Simplifying foreign investments
Until now, foreign investments outside specified sensitive sectors of activity, such as defence, could be carried out without any government approvals, but an administrative filing was required when the transaction was completed. This filing requirement has now been abolished. However, foreign investments that are carried out within a sensitive sector are still subject to the Finance Ministry's prior authorisation.

Modernising bond issues

Simplifying the procedure for issuing bonds
A société anonyme can issue bonds without verifying its assets and liabilities, even if it does not have two sets of annual financial statements that have been approved by its shareholders, provided that the bond issue is guaranteed by a company that meets this requirement. To facilitate the bond issuing process, the board of directors or management board of a company incorporated in the form of a société anonyme may authorise persons other than members of the board of directors or management board, the general manager or the delegated general managers to implement the bond issue, such as the company's treasurer or director of finance (Article L 228-39 and following of the Commercial Code). In addition, the regime for issuing bonds has been simplified, as have:

  • bondholder governance procedures, for bond issues whose nominal value exceeds an amount to be set by decree; and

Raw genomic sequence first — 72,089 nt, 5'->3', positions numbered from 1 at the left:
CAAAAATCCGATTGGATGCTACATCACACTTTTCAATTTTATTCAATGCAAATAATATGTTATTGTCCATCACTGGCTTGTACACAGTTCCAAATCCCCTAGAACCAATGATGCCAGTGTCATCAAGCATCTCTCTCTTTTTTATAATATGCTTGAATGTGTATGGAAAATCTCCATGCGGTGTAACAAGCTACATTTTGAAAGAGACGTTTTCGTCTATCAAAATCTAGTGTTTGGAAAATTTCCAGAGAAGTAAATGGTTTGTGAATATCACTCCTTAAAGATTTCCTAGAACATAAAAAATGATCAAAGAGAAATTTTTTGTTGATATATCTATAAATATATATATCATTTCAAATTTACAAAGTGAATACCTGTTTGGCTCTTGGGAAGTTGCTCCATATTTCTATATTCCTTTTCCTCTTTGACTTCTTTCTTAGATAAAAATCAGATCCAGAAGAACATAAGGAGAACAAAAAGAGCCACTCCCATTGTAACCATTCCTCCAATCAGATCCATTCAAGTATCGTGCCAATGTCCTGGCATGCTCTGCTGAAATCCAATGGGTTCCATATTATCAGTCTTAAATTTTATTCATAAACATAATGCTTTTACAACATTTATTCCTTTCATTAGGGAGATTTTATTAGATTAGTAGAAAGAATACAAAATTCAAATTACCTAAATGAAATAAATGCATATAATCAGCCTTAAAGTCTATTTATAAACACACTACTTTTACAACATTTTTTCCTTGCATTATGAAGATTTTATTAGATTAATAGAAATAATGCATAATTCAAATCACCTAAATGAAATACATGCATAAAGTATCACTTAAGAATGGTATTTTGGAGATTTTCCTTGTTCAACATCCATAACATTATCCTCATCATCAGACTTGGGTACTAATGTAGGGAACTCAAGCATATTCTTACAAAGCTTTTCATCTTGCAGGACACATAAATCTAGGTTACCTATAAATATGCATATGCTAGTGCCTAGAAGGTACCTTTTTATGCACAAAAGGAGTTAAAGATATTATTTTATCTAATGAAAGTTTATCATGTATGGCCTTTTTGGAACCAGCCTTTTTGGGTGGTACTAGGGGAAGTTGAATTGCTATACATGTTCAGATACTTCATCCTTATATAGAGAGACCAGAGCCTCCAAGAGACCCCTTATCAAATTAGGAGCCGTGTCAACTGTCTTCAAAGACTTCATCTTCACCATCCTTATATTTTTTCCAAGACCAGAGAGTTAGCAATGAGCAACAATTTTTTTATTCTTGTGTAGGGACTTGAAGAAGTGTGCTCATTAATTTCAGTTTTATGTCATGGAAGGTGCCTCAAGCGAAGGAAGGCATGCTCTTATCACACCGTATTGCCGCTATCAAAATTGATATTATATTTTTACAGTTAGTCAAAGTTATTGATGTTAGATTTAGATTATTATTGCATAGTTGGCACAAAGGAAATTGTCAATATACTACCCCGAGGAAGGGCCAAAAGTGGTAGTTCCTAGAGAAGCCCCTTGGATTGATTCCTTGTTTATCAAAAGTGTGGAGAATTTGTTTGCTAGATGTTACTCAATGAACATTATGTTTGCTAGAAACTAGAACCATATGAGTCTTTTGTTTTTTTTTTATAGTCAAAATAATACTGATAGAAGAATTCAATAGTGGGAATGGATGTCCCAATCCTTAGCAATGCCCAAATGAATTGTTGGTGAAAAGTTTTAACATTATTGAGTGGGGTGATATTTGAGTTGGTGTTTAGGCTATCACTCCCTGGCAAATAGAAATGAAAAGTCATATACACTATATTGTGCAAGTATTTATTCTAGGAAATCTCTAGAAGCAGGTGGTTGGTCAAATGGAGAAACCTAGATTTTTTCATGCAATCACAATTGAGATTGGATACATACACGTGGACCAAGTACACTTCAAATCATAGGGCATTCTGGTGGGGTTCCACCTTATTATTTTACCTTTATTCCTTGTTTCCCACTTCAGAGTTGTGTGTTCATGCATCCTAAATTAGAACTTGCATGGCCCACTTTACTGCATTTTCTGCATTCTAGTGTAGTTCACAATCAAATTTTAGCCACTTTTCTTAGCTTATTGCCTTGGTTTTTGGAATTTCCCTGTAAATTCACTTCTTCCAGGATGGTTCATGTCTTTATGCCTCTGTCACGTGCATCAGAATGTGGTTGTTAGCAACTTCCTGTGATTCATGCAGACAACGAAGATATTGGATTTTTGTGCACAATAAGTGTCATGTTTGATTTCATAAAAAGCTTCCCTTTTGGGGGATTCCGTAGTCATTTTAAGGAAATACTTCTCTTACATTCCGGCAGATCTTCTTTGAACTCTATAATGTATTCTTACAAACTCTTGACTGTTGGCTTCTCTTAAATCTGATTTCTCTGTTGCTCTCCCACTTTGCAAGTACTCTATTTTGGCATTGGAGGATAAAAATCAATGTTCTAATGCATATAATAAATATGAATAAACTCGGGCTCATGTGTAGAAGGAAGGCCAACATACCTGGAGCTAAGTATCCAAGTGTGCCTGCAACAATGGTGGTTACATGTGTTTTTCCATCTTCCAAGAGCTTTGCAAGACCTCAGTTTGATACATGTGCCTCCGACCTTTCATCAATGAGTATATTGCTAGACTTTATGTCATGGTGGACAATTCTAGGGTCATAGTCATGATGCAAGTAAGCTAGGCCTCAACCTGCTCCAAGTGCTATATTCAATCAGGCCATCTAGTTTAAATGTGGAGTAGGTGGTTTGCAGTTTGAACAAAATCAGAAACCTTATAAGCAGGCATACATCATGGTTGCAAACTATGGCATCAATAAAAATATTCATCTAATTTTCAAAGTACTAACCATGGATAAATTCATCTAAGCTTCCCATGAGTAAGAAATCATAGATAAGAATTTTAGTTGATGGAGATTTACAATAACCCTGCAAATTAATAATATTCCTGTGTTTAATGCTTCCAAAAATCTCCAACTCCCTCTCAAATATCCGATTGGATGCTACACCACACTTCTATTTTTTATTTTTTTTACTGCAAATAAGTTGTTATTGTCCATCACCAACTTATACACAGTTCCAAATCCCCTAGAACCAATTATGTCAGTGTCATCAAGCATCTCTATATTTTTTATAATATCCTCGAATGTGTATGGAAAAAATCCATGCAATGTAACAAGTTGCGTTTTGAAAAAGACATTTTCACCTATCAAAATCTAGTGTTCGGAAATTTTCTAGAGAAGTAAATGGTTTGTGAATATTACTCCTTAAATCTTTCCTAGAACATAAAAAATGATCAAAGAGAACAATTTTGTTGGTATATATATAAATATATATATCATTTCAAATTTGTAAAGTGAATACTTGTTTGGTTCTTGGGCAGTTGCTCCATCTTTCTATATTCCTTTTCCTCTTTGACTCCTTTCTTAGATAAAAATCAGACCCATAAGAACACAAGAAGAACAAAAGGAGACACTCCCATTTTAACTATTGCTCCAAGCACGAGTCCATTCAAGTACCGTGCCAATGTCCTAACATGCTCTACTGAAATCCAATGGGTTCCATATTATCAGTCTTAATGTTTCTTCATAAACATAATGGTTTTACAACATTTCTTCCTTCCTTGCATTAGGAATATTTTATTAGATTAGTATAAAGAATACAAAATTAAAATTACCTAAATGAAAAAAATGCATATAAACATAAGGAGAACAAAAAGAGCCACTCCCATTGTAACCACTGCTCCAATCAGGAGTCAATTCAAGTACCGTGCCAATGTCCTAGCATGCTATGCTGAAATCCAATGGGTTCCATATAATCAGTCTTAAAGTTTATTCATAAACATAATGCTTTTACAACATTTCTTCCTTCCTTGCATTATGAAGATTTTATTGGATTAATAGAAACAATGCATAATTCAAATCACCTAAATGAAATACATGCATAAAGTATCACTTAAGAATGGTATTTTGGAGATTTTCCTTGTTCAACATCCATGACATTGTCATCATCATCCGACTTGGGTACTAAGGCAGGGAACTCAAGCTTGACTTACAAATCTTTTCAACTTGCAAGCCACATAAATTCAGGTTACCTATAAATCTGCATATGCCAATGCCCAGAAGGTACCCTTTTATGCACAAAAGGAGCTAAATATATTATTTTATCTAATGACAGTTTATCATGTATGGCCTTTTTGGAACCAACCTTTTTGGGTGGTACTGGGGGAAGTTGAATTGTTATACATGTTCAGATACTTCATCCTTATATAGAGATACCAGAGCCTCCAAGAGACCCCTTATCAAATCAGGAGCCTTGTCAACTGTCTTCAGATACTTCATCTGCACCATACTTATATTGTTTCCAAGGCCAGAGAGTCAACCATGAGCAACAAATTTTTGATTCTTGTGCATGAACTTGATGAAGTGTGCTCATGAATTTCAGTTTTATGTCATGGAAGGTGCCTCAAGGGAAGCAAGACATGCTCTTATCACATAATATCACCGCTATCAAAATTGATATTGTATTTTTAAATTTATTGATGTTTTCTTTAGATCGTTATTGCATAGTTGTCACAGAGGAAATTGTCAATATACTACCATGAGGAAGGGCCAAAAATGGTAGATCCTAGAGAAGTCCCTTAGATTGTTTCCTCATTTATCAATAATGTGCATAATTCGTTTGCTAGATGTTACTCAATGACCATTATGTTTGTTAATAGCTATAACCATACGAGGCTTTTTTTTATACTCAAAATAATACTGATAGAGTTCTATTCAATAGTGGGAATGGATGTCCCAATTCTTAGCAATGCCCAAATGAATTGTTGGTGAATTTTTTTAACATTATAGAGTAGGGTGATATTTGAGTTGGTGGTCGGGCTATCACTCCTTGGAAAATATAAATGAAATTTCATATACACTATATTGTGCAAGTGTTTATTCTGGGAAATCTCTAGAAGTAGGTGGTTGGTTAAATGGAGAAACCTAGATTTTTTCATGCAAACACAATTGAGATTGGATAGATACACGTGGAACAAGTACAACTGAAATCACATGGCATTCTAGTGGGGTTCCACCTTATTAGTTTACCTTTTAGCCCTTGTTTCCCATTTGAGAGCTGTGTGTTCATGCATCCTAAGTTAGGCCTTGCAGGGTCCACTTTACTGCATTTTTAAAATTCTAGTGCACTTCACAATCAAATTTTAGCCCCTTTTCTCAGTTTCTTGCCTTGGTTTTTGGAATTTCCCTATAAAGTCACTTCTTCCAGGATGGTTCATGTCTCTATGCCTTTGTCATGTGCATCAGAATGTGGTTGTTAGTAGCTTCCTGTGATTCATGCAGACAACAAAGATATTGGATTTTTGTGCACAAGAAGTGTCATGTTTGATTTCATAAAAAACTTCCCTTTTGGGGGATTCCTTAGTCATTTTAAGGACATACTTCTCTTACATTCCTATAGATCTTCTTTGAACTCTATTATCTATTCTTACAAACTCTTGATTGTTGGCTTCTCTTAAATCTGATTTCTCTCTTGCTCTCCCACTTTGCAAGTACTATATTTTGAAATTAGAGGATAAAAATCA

• bond issues that can be subscribed only in an amount per investor and per transaction that is at least equal to an amount to be set by decree.

In these cases, if the issue does not constitute a public offering, the relevant agreements can be drafted in a language other than French (Article L 213-6-3 of the Monetary and Financial Code).

Simplifying bondholder governance
The bond documentation may provide that bondholder decisions may be made in written or electronic form, as opposed to at a general meeting of bondholders. The bondholders' representative can now be an individual or a legal entity that is a national of or domiciled in an EU member state (Article L 228-46-1 and following of the Commercial Code). The representative can also delegate its powers. The procedure for granting and managing security has also been simplified (Articles L 228-80 and L 228-81 of the Commercial Code).


Further measures to simplify company law in a number of areas are expected in forthcoming ministerial orders. These include legislation to:

  • reduce the mandatory content of management reports of commercial companies;
  • simplify requirements relating to filing reports and information at the Registry of Commerce and Companies;
  • simplify the rules on related party agreements in sole shareholder sociétés par actions simplifiées;
  • reinforce minority shareholder rights in sociétés à responsabilité limitée; and
  • simplify share transfers in sociétés par actions simplifiées.

​For further information on this topic please contact Rhidian David or Agnes Braka-Calas at Cabinet Hughes Hubbard & Reed by telephone (+33 1 44 05 80 00) or email ([email protected] or [email protected]). The Cabinet Hughes Hubbard & Reed website can be accessed at